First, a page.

A Magazine for the George Mason University Community

Preserving the Buchanan Legacy

By Mason Spirit contributor on August 18, 2020


The George Mason University Libraries received a $334,720 grant from the National Endowment of the Humanities’ (NEH) Humanities Collection and Reference Resources program for “Preserving the Legacy of James M. Buchanan.”

George Mason University Nobel laureate James M. Buchanan. Photo by George Mason University

The project’s purpose is to preserve and make accessible the extensive James M. Buchanan Papers—the largest and most significant holding in existence of unique, primary source material related to the late Nobel laureate James M. Buchanan (1919–2013). The archive, held in the Libraries’ Special Collections Research Center (SCRC), chronicles the legacy of Buchanan, an esteemed economist and Mason faculty member. Buchanan is well known for his development of public choice theory, for which he received the 1986 Nobel Prize in Economic Sciences. A building on the Fairfax Campus is named for Buchanan.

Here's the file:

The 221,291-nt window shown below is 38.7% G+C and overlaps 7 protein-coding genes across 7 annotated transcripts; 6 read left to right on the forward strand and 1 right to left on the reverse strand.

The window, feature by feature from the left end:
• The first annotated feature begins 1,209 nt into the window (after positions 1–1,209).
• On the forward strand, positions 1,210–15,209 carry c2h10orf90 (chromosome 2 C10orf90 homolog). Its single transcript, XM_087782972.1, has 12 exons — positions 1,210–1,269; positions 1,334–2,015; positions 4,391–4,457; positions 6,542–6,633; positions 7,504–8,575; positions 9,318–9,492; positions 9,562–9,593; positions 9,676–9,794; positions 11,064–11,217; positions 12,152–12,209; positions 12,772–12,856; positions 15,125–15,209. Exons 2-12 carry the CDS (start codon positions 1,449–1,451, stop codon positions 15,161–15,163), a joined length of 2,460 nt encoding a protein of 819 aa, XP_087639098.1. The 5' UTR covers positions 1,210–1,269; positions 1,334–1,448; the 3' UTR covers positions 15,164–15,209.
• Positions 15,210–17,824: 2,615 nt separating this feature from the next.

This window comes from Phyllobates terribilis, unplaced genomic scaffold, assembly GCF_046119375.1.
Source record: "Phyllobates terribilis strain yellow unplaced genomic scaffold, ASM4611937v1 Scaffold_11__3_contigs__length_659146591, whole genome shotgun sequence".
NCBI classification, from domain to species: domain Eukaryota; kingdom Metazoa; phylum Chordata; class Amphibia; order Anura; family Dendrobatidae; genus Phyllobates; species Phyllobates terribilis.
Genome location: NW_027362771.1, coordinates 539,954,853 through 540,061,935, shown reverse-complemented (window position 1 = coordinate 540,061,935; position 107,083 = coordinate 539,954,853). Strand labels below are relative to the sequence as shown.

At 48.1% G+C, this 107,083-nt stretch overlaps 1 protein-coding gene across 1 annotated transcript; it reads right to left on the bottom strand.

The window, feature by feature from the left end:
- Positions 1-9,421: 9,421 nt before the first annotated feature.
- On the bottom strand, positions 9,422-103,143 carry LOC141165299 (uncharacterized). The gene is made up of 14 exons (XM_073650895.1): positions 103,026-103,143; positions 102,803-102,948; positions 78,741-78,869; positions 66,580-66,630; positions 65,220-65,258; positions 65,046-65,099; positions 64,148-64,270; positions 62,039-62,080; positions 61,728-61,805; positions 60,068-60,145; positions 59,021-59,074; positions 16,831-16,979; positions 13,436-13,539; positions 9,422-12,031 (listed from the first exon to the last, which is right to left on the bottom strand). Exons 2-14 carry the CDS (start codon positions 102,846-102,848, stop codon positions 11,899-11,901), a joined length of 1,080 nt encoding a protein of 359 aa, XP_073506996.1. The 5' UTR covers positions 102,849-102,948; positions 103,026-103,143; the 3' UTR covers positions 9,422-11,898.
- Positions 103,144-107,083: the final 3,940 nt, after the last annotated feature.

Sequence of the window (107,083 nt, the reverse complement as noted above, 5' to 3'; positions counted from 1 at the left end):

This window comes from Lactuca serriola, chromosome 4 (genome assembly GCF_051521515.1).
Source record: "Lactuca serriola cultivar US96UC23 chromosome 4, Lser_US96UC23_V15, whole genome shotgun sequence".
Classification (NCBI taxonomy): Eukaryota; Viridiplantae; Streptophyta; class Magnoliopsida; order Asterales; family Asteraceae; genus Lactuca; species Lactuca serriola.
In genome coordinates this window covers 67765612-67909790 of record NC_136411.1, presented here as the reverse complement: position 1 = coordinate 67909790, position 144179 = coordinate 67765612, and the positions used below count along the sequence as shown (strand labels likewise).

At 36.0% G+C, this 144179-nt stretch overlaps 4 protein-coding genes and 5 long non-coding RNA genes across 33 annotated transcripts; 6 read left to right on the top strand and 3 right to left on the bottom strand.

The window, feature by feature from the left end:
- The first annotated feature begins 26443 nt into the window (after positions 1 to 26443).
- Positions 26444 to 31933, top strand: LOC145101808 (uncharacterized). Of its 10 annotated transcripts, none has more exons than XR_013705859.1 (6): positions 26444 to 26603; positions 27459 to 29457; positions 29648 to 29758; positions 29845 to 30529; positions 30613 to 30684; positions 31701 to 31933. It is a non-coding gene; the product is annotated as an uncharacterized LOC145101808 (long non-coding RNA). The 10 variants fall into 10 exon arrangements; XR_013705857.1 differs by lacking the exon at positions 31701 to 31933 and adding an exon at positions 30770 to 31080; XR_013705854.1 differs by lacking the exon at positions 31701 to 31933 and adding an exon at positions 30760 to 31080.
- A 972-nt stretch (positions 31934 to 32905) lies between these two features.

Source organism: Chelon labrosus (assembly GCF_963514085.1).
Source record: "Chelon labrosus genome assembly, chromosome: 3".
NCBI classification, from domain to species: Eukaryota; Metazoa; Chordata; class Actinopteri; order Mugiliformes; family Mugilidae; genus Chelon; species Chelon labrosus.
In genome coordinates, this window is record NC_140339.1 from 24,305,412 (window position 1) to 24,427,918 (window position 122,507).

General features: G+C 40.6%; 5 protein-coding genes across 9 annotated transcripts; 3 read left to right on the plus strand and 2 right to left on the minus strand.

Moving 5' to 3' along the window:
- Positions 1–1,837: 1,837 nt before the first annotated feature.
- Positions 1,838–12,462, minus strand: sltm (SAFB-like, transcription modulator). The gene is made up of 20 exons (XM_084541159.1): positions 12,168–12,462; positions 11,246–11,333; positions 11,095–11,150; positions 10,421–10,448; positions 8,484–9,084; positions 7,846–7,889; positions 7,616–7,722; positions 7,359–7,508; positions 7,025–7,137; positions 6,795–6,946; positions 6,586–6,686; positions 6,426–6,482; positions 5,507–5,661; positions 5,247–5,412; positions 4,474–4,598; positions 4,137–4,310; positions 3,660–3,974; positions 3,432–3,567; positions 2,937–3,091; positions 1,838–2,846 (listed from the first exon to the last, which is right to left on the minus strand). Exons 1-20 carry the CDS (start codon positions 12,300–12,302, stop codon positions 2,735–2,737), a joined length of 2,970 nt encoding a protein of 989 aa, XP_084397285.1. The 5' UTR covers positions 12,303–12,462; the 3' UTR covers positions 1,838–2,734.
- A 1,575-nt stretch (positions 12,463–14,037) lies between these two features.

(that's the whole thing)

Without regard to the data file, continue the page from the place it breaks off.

The work of the grant will take place over the next two years, with University Libraries communicating updates along the way. The project will produce a completely arranged and described collection, create a detailed finding aid, and provide internship opportunities for Mason graduate and undergraduate students.

“Preserving primary source materials such as the Buchanan Collection and providing access to them are key to the mission of SCRC and the Mason Libraries overall,” says University Librarian John Zenelis. “We are pleased to receive the endorsement of our colleagues in Mason’s College of Humanities and Social Sciences for this project and the validation of the NEH on the importance of this work to the nation and beyond.”

“CHSS students have gained valuable experience from employment with the libraries, and working with a collection of this significance opens up remarkable opportunities for them,” says Ann Ardis, dean of the College of Humanities and Social Sciences. “CHSS looks forward to such a valuable and essential resource being available to future scholars.”

—Jessica Clark

 


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